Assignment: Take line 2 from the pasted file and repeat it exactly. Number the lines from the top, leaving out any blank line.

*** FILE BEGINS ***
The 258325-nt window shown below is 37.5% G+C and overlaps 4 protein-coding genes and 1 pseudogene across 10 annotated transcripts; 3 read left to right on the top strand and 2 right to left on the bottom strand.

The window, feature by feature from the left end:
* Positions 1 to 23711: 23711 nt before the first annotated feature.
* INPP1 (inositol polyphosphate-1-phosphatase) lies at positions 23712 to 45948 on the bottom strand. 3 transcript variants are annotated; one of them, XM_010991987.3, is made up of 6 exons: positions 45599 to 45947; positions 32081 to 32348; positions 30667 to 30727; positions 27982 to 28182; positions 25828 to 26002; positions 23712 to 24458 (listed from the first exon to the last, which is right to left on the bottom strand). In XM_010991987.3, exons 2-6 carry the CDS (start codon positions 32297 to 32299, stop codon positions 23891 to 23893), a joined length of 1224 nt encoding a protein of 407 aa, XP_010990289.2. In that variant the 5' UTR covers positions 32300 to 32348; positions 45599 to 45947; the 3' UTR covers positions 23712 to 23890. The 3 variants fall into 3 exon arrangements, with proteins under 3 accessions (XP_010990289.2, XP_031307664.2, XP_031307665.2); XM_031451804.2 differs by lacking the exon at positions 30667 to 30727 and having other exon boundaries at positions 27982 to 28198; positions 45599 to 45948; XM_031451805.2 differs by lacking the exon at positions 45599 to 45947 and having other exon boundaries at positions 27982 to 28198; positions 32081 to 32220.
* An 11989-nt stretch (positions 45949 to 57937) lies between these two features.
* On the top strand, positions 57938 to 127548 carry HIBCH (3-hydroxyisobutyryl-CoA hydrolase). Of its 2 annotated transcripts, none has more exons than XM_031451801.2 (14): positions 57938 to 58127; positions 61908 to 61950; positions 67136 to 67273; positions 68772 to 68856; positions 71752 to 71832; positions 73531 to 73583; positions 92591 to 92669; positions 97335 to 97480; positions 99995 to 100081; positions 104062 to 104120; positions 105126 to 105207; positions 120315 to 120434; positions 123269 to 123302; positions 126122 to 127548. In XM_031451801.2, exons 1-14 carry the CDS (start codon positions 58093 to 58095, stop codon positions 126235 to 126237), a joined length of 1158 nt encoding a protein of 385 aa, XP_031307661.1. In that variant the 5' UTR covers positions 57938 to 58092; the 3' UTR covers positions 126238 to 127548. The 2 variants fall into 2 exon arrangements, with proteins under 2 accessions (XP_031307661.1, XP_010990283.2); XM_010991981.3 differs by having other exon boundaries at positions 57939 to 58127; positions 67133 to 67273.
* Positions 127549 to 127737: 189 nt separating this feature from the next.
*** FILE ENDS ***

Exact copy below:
The window, feature by feature from the left end: